Pattern no. 704 is one of the many patterns available from W.F. Norman in 2x2-ft. panels.

Hot Off the Presses
Indeed, "custom" is the operative word when it comes to pressed metal because of the material's malleable nature. As the term implies, pressed-metal ceilings and other products are stamped from sheet metal, typically 29- to 30-gauge steel, by forming the sheet between male and female dies. Hydraulic presses of one type or another are most common. At Chelsea Decorative Metals, for example, each panel is shaped by hand-feeding sheet metal into an hydraulic press that sandwiches the metal between male and female dies to forge the raised pattern. "This isn't like printing newspapers with a continuous stream coming off the press," says Eldridge. W. F. Norman, in contrast, uses rope-actuated gravity drop hammers, a time-honored technology once used to make products from table flatware to auto-body parts. Here, the weight of a heavy hammer falls under the force of gravity to bring the dies together – very quickly. "Our old drop hammers still serve us perfectly well," says Quitno, "and because we have precise control over the distance the hammer head drops, we can produce very fine, sharp detail in the panels and moldings we make."

Generally, die size is what determines panel size, with 2x4 ft. being the traditional standard dimension. "You sometimes see old panels that are 2x8 ft.," says Eldridge, "but that means they still had a 2x4-ft. die and just stamped the sheet metal twice." Older panels and dies might also be designed to specialized dimensions, such as 24x30-in. panels for wainscots. More common today are 2x2-ft. panels, which can be made on smaller presses. "Panels in the 2x2-ft. size are also easier for one person to install on a ceiling," says Greer. Small panels are increasingly popular for use in dropped ceilings, "which is sort of ironic," notes Eldridge, "because a lot of old metal ceilings got holes punched in them to hang dropped ceilings."

Moldings, cornices and filler pieces (border panels in nondescript patterns) are typically 4 ft. long and vary in width; some manufactures make these with a hemmed edge for safer installation. Panels, however, are un-hemmed because of the need for an overlapping bead. Historic die patterns used by longtime manufacturers can yield repeats as small as 3 ins. or, in some cases, as large as 96 ins. and can be combined with moldings and fillers for an almost unlimited range of designs, from deep ceiling coffers to crystalline-looking walls.

It's no surprise that tin plating is the basic finish for pressed-metal ceilings, an appearance that Greer likens to the tin on a grocery store tin can. "Some people like the look of tin plating because it reflects what's on the walls," he says. Depending upon the manufacturer, the finish choices expand widely from here, from galvanizing and electro-plating in metals such as copper and chrome to the broad color choices of powder-coating. Many installations, though, are simply hand painted, and whether to paint before or after installation – especially with ceilings – is a matter of personal preference. The raised, embossed decoration of many patterns makes the perfect canvas for faux-painting, too, where the relief details are picked out in a color that contrasts with the background color.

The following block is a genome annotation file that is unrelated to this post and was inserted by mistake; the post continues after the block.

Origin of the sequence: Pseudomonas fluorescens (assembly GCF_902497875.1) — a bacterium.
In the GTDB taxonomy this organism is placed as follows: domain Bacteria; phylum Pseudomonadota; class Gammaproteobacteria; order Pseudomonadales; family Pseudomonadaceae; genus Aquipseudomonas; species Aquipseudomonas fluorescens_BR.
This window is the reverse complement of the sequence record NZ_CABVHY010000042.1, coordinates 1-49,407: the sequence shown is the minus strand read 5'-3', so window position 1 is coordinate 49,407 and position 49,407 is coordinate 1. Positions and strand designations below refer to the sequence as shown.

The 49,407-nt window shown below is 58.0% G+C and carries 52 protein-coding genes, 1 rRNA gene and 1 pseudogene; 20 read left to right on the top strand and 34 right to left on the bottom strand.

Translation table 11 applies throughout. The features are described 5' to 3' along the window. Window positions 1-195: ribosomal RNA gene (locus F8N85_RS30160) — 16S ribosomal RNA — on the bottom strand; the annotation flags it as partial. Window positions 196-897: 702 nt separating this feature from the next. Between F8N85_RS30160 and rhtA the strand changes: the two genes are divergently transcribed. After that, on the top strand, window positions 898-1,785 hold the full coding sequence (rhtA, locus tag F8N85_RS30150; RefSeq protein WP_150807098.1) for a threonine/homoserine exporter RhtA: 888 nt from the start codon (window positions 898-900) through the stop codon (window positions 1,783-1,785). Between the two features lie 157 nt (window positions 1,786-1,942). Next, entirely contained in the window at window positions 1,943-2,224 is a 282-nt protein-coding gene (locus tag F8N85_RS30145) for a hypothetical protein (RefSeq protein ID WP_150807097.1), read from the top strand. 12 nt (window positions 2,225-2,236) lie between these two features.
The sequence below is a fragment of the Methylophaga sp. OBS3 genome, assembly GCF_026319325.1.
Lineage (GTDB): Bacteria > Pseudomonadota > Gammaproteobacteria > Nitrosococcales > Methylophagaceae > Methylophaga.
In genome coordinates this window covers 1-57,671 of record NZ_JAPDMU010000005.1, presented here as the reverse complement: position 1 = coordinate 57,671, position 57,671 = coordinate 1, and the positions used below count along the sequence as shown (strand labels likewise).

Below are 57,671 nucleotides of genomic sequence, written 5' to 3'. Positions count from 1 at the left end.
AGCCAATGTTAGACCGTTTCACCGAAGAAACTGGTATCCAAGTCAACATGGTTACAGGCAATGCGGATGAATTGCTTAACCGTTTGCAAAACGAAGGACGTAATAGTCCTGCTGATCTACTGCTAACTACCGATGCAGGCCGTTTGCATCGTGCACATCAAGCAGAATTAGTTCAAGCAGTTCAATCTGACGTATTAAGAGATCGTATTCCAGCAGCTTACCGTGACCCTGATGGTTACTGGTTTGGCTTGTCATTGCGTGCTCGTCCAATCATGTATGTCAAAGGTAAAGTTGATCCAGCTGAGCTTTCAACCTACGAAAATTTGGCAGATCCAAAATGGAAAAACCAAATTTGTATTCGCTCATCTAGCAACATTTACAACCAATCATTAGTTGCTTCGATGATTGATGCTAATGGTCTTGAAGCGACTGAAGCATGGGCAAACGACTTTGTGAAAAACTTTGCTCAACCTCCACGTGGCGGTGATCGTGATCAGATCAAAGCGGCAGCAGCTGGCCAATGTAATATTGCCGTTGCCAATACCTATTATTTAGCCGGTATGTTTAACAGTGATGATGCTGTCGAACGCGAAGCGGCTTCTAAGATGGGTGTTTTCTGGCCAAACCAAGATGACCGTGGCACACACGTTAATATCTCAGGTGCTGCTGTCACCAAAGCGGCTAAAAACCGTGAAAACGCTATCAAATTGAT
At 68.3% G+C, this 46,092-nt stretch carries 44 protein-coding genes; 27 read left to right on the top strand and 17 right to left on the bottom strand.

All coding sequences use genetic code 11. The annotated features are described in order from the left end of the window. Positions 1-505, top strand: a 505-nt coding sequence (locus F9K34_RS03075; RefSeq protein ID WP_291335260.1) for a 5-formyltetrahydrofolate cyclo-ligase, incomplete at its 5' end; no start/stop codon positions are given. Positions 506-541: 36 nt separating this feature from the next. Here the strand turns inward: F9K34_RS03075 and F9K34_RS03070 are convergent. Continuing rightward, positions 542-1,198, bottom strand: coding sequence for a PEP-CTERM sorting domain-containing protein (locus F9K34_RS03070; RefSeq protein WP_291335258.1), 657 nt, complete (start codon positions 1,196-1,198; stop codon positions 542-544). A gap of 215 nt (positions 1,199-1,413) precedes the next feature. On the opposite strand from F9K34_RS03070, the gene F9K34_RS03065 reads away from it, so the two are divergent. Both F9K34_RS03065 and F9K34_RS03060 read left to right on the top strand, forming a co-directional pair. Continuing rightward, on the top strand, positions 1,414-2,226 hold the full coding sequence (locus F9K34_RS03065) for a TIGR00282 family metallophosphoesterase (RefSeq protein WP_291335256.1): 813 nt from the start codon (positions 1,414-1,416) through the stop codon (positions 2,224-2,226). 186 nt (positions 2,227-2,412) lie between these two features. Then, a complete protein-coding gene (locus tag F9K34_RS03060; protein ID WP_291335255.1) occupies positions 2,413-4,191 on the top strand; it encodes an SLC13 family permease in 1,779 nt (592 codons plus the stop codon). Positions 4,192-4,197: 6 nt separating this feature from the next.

A painted decorative metal ceiling, such as this one by Brian Greer’s Tin Ceilings, Walls & Unique Metal Work, is an economical alternative to plaster.

Installation methods vary somewhat by project, but most ceilings are attached with nails or other recommended fasteners to a base of furring strips or ¼-in. plywood anchored to joists. For wall projects, such as backsplashes, construction adhesive applied to sound drywall may be sufficient. Whatever the project, Chelsea Decorative Metal, W. F. Norman and Brian Greer's Tin Ceilings, Walls & Unique Metal Work make a point of supporting their product and meeting the particular needs of architects and clients alike. "We work with architects, homeowners and building owners every day," says Quitno, "assisting them with technical questions about design, layout and installation." For making new panels to match an existing historic installation, this may go so far as creating new dies if the manufacturer doesn't already stock something similar. More likely, though, the issue is not the material itself but its new home. "A lot of orders are putting up metal ceilings for the first time," says Greer, and to help he has a crew that will do local installations or consult on finicky jobs further afield. In fact, the hidden beauty of pressed metal is its ease of use. "When people call, we're happy to answer questions – it's a very do-it-yourself material," adds Eldridge. According to John Crosby Freeman, longtime contributor to Old-House Journal magazine, "A quick decorative technique is to carefully paint the panels with your favorite dark color using a short nap roller (to avoid filling in the pattern with paint), followed by an application of a gold glaze on the corners and centers of each panel."

Gordon Bock, longtime editor of Old-House Journal magazine, is a writer, architectural historian, lecturer and technical consultant who shares information about historic buildings on his blog at www.bocktalk.com.